ICE FILLS 3 BUSES WITH DETAINED IMMIGRANTS U.S. immigration officials raided several Mississippi food processing plants on Wednesday, filling three buses — two for men and one for women. About 70 family, friends and residents waved goodbye and shouted, “Let them go! Let them go!” [AP]

A CLOSER LOOK AT OBAMA’S IMMIGRATION STATS Data obtained this month by HuffPost through a Freedom of Information Act request reveals the most serious crime committed by more than half of the migrants arrested at the border and tagged as criminal deportees during Obama’s second term was entering the country without authorization. [HuffPost]

Third corrupt Puerto Rican governor within a week

(AP Photo/Dennis M. Rivera Pichardo). Protesters gather outside the government mansion La Fortaleza in San Juan, Puerto Rico, Wednesday, Aug. 7, 2019, calling for the removal of the island's newly sworn-in governor, ex-Justice Secretary Wanda Vazque

This Associated Press photo by Dennis M. Rivera Pichardo is of when protesters gathered outside the government mansion La Fortaleza in San Juan, Puerto Rico, Wednesday, August 7, 2019, calling for the removal of the island’s newly sworn-in governor. Justice Secretary Wanda Vázquez.

From Associated Press today:

Puerto Rico braces for more protests against latest governor


SAN JUAN, Puerto Rico – Puerto Ricans braced for more political turmoil Thursday as the third governor in a week took charge of this U.S. territory still divided over who should lead the economically struggling island of 3.2 million people.

The swearing in of Justice Secretary Wanda Vázquez as governor was expected to spur renewed protests since many Puerto Ricans see her as an extension of Ricardo Rosselló, who resigned the governorship after weeks of street demonstrations demanding his removal. …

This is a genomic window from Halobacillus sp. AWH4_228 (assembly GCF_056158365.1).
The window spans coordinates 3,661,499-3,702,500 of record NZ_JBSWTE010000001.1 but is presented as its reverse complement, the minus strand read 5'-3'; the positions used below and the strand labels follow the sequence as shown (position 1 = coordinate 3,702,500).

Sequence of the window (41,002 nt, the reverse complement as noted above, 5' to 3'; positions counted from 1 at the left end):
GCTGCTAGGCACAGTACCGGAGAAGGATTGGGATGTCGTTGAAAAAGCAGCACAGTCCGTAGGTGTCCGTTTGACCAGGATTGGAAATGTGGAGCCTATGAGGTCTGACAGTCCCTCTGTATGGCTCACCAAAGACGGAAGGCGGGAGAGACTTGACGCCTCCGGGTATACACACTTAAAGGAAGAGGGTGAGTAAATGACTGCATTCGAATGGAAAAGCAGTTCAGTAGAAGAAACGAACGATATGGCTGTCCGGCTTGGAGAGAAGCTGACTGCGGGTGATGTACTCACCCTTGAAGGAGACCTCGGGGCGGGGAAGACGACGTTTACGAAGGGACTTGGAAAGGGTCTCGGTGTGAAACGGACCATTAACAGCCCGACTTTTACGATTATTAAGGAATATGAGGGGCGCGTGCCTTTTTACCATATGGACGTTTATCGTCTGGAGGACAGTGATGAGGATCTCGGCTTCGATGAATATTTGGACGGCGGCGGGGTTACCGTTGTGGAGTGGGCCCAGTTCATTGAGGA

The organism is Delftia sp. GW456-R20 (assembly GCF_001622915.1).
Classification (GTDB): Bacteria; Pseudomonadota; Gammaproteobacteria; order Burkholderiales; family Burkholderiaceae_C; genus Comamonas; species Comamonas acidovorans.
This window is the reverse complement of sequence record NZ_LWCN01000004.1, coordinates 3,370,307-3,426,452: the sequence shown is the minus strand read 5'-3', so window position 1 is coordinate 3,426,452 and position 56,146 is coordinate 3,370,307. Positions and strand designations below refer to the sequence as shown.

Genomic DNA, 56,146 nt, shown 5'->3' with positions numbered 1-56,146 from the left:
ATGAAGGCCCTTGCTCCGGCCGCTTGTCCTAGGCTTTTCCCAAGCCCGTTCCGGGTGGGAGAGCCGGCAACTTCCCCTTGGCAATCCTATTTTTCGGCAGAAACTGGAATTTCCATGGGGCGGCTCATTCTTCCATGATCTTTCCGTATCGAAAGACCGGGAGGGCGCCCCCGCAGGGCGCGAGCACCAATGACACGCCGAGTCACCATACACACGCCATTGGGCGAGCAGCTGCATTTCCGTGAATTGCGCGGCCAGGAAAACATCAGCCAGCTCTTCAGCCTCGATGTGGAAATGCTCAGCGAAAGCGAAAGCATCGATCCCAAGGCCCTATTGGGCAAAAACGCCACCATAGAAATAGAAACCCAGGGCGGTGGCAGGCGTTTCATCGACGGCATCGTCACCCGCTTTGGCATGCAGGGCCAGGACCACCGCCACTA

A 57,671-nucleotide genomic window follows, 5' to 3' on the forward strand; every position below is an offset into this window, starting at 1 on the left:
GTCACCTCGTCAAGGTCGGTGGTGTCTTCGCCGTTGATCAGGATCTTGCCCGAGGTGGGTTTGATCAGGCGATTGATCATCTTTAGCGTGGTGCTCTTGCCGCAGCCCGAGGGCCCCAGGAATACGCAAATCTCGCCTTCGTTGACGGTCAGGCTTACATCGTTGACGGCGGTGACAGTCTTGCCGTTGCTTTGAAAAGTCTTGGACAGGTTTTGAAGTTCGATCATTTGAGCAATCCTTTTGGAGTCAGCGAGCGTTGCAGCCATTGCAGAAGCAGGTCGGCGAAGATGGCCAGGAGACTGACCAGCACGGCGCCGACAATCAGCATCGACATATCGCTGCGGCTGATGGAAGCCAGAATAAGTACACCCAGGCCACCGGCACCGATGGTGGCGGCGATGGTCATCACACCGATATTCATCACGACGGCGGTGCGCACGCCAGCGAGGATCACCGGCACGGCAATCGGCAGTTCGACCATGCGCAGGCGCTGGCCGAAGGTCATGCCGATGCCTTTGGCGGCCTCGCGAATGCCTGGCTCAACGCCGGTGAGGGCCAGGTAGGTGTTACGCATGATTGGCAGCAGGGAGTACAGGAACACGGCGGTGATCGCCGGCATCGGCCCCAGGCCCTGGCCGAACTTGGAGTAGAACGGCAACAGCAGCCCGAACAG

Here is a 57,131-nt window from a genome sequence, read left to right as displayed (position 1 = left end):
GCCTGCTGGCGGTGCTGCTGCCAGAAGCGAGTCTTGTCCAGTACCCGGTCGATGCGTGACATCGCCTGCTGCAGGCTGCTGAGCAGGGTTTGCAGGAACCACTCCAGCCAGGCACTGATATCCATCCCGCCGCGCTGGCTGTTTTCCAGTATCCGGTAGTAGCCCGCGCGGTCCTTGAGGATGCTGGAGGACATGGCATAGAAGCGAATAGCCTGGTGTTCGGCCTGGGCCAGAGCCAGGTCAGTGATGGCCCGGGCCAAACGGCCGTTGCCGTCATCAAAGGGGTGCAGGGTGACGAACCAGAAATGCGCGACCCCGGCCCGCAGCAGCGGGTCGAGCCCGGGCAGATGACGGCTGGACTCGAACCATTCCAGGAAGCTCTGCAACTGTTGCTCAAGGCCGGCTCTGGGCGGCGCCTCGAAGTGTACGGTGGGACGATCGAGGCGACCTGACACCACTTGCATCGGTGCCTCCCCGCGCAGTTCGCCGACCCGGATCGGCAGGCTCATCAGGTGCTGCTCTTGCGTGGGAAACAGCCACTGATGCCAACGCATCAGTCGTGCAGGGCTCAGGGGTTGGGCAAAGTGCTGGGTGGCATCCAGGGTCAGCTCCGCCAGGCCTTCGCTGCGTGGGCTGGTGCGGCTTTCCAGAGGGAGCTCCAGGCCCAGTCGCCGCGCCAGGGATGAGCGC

Vázquez, who has worked in the government for more than 30 years, stepped into the position Wednesday when Puerto Rico’s Supreme Court declared that the assumption of the office on Friday by Rosselló’s pick, Pedro Pierluisi, was unconstitutional.

“Puerto Rico is living its most important juncture of its democratic history,” Supreme Court President Maite Oronoz wrote in her opinion. “The summer of 2019 will be remembered as the moment without precedent in which Puerto Ricans – of all ages, ideologies, backgrounds and creeds – threw themselves into the streets to demand more from their government.”

The court settled the political dispute over who will lead Puerto Rico after its establishment was knocked off balance by the huge street protests spawned by anger over corruption, mismanagement of funds and a leaked obscenity-laced chat in which Rosselló and several top aides disparaged islanders.

Vázquez, a 59-year-old former prosecutor, is the second woman to be governor and is to serve out the remainder of Rosselló’s term until elections in November 2020, but at least some of those involving in the anti-Rosselló protests are calling for her ouster, too. Critics of Vázquez say that she was not aggressive enough as justice secretary in pursuing corruption investigations involving members of her New Progressive Party and that she did not prioritize gender violence cases.